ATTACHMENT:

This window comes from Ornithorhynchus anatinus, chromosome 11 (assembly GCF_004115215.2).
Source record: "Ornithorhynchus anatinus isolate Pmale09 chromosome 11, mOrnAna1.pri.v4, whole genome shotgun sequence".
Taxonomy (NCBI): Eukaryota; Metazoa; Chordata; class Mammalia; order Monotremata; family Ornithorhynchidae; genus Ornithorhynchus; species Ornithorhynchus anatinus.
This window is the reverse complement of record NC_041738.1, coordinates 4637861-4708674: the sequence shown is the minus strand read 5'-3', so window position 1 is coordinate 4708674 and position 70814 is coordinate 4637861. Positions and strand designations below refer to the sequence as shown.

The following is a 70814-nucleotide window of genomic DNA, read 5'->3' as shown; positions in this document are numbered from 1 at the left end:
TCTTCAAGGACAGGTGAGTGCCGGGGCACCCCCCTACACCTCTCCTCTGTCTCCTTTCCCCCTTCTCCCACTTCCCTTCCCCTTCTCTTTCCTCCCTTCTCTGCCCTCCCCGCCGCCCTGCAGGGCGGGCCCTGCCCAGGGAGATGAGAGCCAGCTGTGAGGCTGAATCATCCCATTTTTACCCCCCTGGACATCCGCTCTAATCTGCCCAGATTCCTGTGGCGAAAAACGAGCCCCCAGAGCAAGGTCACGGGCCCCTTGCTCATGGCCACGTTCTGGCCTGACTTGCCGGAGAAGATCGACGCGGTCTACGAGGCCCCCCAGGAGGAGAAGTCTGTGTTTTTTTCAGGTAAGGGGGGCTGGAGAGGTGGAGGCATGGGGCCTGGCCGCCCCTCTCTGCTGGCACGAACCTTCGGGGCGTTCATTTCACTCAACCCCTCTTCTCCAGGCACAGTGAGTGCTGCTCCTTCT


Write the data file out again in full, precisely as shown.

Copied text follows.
This window comes from Ornithorhynchus anatinus, chromosome 11 (assembly GCF_004115215.2).
Source record: "Ornithorhynchus anatinus isolate Pmale09 chromosome 11, mOrnAna1.pri.v4, whole genome shotgun sequence".
Taxonomy (NCBI): Eukaryota; Metazoa; Chordata; class Mammalia; order Monotremata; family Ornithorhynchidae; genus Ornithorhynchus; species Ornithorhynchus anatinus.
This window is the reverse complement of record NC_041738.1, coordinates 4637861-4708674: the sequence shown is the minus strand read 5'-3', so window position 1 is coordinate 4708674 and position 70814 is coordinate 4637861. Positions and strand designations below refer to the sequence as shown.

The following is a 70814-nucleotide window of genomic DNA, read 5'->3' as shown; positions in this document are numbered from 1 at the left end:
TCTTCAAGGACAGGTGAGTGCCGGGGCACCCCCCTACACCTCTCCTCTGTCTCCTTTCCCCCTTCTCCCACTTCCCTTCCCCTTCTCTTTCCTCCCTTCTCTGCCCTCCCCGCCGCCCTGCAGGGCGGGCCCTGCCCAGGGAGATGAGAGCCAGCTGTGAGGCTGAATCATCCCATTTTTACCCCCCTGGACATCCGCTCTAATCTGCCCAGATTCCTGTGGCGAAAAACGAGCCCCCAGAGCAAGGTCACGGGCCCCTTGCTCATGGCCACGTTCTGGCCTGACTTGCCGGAGAAGATCGACGCGGTCTACGAGGCCCCCCAGGAGGAGAAGTCTGTGTTTTTTTCAGGTAAGGGGGGCTGGAGAGGTGGAGGCATGGGGCCTGGCCGCCCCTCTCTGCTGGCACGAACCTTCGGGGCGTTCATTTCACTCAACCCCTCTTCTCCAGGCACAGTGAGTGCTGCTCCTTCT